The scene depicted in the trailer shows Jar-Jaromir shouting, “Gondora gonna fallsa”; he then trips over a corpse and knocks down a couple of Uruk-hai.
My favorite quote from the article is this:
[Peter] Jackson added, “I just love it when he shouts, ‘Yousa steala precious from meesa!'”
I went riding again last night with grand plans to ride 12 miles, topping the 10.6 I did Monday night. Well, about 30 yards into my ride my thighs just above my knees started hurting mightily. I pressed on, thinking that I had overdone it, and I would just complete the one circuit and go home. But by the time I finished the circuit, I was feeling a little better. So I stopped, had some water and a chocolate PowerBar and decided, stupidly, to set out again. I was in pain again about a mile into this circuit and ended up walking up one particular hill. I did ultimately finish riding the circuit at a decent pace, but I was hurting. I’m still hurting today. Ibuprofen is a good thing.
So, for the time being, 5 days in a row is too much for me. My plan is to ride Friday through Monday, then off on Tuesday, ride on Wednesday, then off on Thursday (for Weight Watchers). Rinse. Lather. Repeat.
The beauty of Ruby is its simplicity and consistency. With Ruby, I find myself writing code to get the job done rather than to appease the compiler.
So true! Since Ruby is a dynamic language, there are no variable types to declare, no static checking; variables are just slots. The number of lines of Ruby code to do something is far less than the equivalent Java code, and I would argue more readable. You don’t have to jump through hoops to make the compiler happy, you just write your code to do what you need done. That’s it. It’s a beautiful thing.
The fact that regular expressions are baked right into the language is also a giant plus. This is how Perl does it, and Matz basically lifted this approach when he created Ruby. Python‘s regex support is not nearly as nice since you have to create a regex and call methods on it instead of using a regex literal and using special variables to get the groups, etc. Where having baked-in regex support really shines is in not having to escape backslashed atoms in the regex. Regexen in Java are even more difficult to read than usual because every backslash is doubled to keep the Java string parser from barfing on unknown escapes.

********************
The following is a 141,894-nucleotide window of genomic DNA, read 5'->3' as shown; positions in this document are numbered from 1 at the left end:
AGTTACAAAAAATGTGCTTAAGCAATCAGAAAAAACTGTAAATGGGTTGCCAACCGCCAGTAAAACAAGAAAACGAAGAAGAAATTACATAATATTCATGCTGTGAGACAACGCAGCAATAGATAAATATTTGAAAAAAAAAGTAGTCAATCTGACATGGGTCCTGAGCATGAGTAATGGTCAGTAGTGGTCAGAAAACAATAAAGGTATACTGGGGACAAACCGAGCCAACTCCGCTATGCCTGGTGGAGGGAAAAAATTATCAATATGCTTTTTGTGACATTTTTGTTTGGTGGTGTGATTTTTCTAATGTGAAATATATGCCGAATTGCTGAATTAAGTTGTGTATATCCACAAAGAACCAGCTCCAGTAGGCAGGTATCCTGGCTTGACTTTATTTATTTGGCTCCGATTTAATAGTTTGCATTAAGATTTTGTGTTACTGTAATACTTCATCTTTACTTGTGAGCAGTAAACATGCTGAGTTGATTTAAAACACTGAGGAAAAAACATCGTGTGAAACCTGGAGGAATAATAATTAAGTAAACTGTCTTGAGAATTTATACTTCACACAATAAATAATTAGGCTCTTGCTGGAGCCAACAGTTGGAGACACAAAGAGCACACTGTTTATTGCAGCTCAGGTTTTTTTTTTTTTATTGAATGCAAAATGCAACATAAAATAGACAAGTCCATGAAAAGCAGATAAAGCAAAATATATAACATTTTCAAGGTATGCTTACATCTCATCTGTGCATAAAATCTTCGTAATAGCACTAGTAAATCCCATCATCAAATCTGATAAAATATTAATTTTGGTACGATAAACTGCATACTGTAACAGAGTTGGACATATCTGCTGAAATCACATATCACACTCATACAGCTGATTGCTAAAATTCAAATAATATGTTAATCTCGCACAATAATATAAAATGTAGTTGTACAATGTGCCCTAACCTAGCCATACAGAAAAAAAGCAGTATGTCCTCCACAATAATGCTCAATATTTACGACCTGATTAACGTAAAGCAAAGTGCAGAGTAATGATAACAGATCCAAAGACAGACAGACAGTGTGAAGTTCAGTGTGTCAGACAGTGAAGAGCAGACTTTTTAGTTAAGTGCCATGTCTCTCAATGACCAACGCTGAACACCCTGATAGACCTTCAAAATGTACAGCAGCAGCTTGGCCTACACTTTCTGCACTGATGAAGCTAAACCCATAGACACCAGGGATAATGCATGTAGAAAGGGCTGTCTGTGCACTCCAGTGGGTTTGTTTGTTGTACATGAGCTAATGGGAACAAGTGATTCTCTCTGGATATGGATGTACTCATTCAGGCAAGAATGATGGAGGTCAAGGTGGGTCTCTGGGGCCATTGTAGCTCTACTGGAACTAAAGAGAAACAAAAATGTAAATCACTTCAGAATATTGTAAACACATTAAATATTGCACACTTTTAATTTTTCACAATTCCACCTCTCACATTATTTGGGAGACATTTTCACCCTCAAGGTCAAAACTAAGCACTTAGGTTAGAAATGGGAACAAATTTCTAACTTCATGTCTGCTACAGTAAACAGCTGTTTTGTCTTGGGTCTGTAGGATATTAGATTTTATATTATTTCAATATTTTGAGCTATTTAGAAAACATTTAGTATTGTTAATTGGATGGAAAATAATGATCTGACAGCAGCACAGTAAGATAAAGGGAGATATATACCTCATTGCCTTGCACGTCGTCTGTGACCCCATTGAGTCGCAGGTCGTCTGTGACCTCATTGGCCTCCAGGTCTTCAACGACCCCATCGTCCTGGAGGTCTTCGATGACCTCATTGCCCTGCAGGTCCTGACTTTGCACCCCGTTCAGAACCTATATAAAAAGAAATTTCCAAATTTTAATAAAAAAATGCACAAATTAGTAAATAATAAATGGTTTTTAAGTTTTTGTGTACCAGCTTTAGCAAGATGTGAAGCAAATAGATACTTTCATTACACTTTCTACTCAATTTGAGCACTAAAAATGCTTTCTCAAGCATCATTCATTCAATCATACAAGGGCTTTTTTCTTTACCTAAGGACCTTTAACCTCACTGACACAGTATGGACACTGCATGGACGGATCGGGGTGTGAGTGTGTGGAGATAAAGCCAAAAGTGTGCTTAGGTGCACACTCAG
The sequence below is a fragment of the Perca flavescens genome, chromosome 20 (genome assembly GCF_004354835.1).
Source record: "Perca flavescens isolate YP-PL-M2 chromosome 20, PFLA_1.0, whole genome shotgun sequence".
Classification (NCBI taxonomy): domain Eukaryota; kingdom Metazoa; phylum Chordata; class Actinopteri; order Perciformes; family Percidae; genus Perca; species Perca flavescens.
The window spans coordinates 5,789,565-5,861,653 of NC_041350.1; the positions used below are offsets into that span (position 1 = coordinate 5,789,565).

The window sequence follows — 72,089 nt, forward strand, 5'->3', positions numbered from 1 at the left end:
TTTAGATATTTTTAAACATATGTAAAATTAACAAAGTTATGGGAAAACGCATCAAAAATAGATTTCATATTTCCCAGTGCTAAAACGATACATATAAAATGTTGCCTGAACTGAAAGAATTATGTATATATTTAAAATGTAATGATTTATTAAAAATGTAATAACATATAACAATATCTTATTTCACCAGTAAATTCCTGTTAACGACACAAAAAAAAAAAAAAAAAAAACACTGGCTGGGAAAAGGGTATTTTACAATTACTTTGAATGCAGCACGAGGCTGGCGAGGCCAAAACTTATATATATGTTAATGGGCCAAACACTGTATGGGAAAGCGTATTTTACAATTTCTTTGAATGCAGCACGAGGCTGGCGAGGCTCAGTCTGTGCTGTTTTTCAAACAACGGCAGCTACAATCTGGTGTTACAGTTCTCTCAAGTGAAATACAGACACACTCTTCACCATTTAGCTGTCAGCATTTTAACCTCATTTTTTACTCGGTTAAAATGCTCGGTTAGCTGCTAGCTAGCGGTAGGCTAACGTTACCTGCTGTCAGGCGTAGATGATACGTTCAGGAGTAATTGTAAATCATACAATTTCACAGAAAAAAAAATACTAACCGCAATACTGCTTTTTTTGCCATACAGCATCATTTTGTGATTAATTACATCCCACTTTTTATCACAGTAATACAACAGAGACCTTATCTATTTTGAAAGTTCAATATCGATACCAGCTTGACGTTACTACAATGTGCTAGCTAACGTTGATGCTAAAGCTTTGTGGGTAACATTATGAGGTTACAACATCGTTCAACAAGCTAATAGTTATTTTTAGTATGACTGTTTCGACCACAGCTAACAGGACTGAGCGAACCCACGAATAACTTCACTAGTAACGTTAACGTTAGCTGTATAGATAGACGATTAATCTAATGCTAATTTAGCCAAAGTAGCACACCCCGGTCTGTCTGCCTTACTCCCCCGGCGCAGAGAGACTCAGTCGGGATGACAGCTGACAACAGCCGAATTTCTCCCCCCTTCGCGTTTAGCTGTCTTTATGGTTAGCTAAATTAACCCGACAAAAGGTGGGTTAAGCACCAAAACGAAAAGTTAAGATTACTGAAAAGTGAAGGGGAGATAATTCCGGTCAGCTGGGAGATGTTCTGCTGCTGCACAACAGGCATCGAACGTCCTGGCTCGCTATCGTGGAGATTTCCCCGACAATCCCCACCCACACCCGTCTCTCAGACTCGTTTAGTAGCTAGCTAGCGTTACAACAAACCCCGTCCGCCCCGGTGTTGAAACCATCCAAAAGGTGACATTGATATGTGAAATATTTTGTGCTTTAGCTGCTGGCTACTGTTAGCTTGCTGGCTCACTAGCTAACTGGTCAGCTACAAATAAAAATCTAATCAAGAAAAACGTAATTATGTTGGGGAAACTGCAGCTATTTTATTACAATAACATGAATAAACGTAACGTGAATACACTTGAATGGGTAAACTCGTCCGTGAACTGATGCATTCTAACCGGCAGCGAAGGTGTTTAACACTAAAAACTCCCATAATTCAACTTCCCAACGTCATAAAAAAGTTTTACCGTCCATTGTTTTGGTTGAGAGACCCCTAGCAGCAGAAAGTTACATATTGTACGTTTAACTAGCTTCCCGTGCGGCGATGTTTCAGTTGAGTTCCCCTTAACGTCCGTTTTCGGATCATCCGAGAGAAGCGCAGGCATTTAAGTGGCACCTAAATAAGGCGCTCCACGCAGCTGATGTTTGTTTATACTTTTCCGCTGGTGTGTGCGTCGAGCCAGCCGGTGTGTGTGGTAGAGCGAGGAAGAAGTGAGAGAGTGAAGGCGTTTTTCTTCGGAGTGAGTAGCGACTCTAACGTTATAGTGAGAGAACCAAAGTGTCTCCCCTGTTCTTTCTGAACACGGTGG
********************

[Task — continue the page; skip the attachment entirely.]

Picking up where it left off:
I made my fourth trip in as many days to Tribble Mill tonight, planning on doing two circuits of the track, which would bring me to about 5.5 miles. After the second circuit I stopped for a delicious Vanilla Crisp PowerBar and to finish off my 70 oz. of water. While stopped I met another rider and we started chatting and then, re-energized, I decided to set off again. We set off together, chatting while riding, easier than the previous two circuits. After making it around again, I was at 8.42 miles and I could just taste that 10 mile mark. I decided to press on to get to 10, so I started making another circuit, then turned around after about .75 mile. When I made it back to the parking lot I made another partial circuit, riding much easier now, to cool off. Total distance: 10.6 miles. Total time: 62 minutes. Not a great time, but it’s good for me.
I had set a goal last Friday to be able to ride 10 miles at a go within one week; looks like I achieved that goal a few days early!
Holy broken collarbones, Batman! According to Lance, Tyler Hamilton, who broke his collarbone in 2 places during that terrible pile-up in Stage 1 yesterday, will ride today in Stage 2, and will ride as long as he is able. What an amazing desire to compete! Here’s a bit more on this over at Bicycling.com. This story also mentions that Jimmy Caspar, of the FDJeux.com team, will be riding with a neck brace! That’s dedication to the craft, I must say.